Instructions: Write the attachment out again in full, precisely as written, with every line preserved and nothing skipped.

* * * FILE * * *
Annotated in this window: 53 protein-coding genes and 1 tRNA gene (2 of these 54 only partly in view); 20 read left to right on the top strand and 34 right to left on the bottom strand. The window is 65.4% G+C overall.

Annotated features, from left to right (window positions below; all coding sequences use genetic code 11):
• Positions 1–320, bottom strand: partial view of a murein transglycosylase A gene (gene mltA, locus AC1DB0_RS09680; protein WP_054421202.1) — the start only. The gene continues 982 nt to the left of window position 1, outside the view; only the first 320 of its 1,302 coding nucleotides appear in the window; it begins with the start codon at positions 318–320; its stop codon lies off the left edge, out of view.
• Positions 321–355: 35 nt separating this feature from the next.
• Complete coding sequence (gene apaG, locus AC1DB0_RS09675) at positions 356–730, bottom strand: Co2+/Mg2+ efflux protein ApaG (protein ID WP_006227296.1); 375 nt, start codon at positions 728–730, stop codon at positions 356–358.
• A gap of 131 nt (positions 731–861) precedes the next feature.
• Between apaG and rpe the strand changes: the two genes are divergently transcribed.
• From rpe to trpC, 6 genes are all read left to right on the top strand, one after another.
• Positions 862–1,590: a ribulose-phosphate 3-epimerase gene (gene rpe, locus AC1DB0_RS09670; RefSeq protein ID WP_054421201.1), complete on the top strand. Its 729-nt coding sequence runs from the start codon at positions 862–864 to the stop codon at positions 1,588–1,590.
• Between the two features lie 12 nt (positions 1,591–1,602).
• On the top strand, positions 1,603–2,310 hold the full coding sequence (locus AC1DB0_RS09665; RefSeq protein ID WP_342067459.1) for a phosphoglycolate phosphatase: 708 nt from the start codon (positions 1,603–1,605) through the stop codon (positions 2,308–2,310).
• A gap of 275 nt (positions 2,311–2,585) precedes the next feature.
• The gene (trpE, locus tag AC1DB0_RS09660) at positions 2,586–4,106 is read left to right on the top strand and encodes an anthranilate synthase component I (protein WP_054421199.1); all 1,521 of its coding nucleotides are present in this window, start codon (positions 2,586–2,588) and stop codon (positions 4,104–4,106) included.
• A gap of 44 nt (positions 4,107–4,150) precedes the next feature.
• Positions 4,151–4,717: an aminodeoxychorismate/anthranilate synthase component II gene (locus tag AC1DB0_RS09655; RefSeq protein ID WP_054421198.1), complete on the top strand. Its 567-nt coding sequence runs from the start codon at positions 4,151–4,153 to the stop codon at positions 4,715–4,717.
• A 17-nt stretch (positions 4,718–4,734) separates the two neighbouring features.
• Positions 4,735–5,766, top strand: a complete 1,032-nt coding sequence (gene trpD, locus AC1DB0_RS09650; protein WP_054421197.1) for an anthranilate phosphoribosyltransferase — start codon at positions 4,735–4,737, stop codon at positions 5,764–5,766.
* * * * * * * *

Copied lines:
Annotated in this window: 53 protein-coding genes and 1 tRNA gene (2 of these 54 only partly in view); 20 read left to right on the top strand and 34 right to left on the bottom strand. The window is 65.4% G+C overall.

Annotated features, from left to right (window positions below; all coding sequences use genetic code 11):
• Positions 1–320, bottom strand: partial view of a murein transglycosylase A gene (gene mltA, locus AC1DB0_RS09680; protein WP_054421202.1) — the start only. The gene continues 982 nt to the left of window position 1, outside the view; only the first 320 of its 1,302 coding nucleotides appear in the window; it begins with the start codon at positions 318–320; its stop codon lies off the left edge, out of view.
• Positions 321–355: 35 nt separating this feature from the next.
• Complete coding sequence (gene apaG, locus AC1DB0_RS09675) at positions 356–730, bottom strand: Co2+/Mg2+ efflux protein ApaG (protein ID WP_006227296.1); 375 nt, start codon at positions 728–730, stop codon at positions 356–358.
• A gap of 131 nt (positions 731–861) precedes the next feature.
• Between apaG and rpe the strand changes: the two genes are divergently transcribed.
• From rpe to trpC, 6 genes are all read left to right on the top strand, one after another.
• Positions 862–1,590: a ribulose-phosphate 3-epimerase gene (gene rpe, locus AC1DB0_RS09670; RefSeq protein ID WP_054421201.1), complete on the top strand. Its 729-nt coding sequence runs from the start codon at positions 862–864 to the stop codon at positions 1,588–1,590.
• Between the two features lie 12 nt (positions 1,591–1,602).
• On the top strand, positions 1,603–2,310 hold the full coding sequence (locus AC1DB0_RS09665; RefSeq protein ID WP_342067459.1) for a phosphoglycolate phosphatase: 708 nt from the start codon (positions 1,603–1,605) through the stop codon (positions 2,308–2,310).
• A gap of 275 nt (positions 2,311–2,585) precedes the next feature.
• The gene (trpE, locus tag AC1DB0_RS09660) at positions 2,586–4,106 is read left to right on the top strand and encodes an anthranilate synthase component I (protein WP_054421199.1); all 1,521 of its coding nucleotides are present in this window, start codon (positions 2,586–2,588) and stop codon (positions 4,104–4,106) included.
• A gap of 44 nt (positions 4,107–4,150) precedes the next feature.
• Positions 4,151–4,717: an aminodeoxychorismate/anthranilate synthase component II gene (locus tag AC1DB0_RS09655; RefSeq protein ID WP_054421198.1), complete on the top strand. Its 567-nt coding sequence runs from the start codon at positions 4,151–4,153 to the stop codon at positions 4,715–4,717.
• A 17-nt stretch (positions 4,718–4,734) separates the two neighbouring features.
• Positions 4,735–5,766, top strand: a complete 1,032-nt coding sequence (gene trpD, locus AC1DB0_RS09650; protein WP_054421197.1) for an anthranilate phosphoribosyltransferase — start codon at positions 4,735–4,737, stop codon at positions 5,764–5,766.